Jury Rules Against AutoZone in $185 Million Pregnancy Discrimination Lawsuit
A federal jury in California ruled Nov. 17 that retail auto giant AutoZone Stores Inc. must pay $185 million in punitive damages to Rosario Juarez, a former employee who claims she experienced gender and pregnancy discrimination while working for the company.
“Hopefully, this verdict sends a loud and clear message to AutoZone that the company is not above the law and must treat working mothers with dignity and respect,” said Lawrance Bohm, Juarez’s attorney.
Demotion and Firing
Juarez held a management position at a San Diego County store in 2005. She says that when she told a district manager about her pregnancy, she was demoted.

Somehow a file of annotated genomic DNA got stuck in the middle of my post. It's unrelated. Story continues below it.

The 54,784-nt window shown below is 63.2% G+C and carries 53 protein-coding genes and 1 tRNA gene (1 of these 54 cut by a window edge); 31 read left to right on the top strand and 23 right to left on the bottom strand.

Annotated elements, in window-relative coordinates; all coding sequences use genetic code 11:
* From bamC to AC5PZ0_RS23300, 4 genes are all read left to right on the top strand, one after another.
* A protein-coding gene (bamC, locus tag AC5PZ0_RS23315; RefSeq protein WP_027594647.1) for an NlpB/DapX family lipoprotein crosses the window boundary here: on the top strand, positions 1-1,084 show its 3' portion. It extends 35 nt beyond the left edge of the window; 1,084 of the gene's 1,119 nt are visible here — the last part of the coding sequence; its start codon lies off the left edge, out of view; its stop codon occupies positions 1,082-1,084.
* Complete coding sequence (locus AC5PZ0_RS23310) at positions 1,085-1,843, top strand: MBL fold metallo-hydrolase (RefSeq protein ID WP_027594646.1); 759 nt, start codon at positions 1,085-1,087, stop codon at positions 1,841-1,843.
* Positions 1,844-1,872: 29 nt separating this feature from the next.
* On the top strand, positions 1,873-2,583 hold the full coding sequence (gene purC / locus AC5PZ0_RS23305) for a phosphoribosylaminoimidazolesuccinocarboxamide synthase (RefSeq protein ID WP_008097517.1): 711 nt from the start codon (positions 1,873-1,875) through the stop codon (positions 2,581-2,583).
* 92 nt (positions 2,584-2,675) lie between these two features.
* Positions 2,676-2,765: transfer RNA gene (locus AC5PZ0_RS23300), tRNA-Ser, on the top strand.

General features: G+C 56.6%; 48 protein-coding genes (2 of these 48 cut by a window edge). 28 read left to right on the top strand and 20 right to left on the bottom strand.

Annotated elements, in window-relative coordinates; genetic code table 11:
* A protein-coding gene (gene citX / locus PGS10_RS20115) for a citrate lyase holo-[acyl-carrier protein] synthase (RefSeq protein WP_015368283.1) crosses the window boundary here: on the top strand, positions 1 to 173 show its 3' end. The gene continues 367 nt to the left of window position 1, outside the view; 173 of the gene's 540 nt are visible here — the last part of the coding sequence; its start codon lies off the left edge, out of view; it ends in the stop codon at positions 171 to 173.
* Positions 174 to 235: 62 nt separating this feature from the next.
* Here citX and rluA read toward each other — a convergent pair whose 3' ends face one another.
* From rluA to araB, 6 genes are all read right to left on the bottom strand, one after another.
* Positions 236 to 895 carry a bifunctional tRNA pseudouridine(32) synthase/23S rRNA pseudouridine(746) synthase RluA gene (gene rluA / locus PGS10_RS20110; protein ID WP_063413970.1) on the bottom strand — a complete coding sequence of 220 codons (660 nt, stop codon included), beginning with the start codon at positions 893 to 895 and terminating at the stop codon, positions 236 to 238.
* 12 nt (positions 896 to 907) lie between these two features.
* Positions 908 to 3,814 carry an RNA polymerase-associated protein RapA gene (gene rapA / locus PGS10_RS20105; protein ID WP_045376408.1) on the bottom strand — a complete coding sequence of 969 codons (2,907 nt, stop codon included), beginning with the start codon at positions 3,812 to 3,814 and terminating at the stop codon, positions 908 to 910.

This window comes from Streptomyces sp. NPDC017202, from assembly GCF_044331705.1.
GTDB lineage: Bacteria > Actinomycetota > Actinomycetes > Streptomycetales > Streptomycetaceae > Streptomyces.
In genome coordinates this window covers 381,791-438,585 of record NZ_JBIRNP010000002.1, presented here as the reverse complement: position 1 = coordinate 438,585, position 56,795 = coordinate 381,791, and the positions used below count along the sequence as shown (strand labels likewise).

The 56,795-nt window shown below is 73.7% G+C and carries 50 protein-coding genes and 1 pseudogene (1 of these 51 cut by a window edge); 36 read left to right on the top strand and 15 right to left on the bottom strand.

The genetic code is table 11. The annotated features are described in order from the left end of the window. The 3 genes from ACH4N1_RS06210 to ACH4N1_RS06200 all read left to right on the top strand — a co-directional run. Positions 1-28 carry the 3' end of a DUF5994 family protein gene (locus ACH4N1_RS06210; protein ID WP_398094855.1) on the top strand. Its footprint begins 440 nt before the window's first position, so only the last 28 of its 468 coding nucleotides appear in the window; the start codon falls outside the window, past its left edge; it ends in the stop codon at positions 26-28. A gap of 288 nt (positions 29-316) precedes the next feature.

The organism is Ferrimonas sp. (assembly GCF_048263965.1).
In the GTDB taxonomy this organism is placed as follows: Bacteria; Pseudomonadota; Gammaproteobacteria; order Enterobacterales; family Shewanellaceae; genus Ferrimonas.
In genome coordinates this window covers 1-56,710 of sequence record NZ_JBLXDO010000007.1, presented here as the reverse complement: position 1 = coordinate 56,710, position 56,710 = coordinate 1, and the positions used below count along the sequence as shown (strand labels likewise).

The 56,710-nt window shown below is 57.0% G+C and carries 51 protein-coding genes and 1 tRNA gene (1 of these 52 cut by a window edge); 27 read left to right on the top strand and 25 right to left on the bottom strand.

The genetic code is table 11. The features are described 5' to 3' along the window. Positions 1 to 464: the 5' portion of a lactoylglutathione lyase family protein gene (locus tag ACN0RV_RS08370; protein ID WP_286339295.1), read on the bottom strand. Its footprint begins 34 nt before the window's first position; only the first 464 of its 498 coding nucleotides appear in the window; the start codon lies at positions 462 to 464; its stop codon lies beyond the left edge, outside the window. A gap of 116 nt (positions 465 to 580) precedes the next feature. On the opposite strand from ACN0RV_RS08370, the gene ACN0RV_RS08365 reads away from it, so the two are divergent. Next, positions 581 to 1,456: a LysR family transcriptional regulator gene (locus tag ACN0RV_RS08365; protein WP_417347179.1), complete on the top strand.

She alleges that he responded “Congratulations … I guess,” when she informed him, adding “I feel sorry for you.” She says her employers then began complaining about her performance soon after, eventually demoting her.
When in 2006 she filed a lawsuit challenging her demotion, she was fired.
According to the Equal Employment Opportunity Commission’s Pregnancy Discrimination Act, it is unlawful to discriminate in hiring, firing, promotions and demotions based on an employee’s pregnancy.
AutoZone claimed in the trial that Juarez was fired not because of her pregnancy, but because she lost $400 in cash.
A loss prevention officer for the store, however, testified that Juarez was never a suspect of any wrongdoing and that she believed the company had unfairly targeted Juarez.
AutoZone said it will appeal the decision. According to AutoZone spokesman Ray Pohlman, “We believe this verdict could not be based on the evidence or logic, and we plan to proceed with all legal remedies.”
AutoZone has more than 5,000 stores throughout the United States, Mexico and Brazil. It had a reported $9.5 billion in income for the 12 months preceding Aug. 30.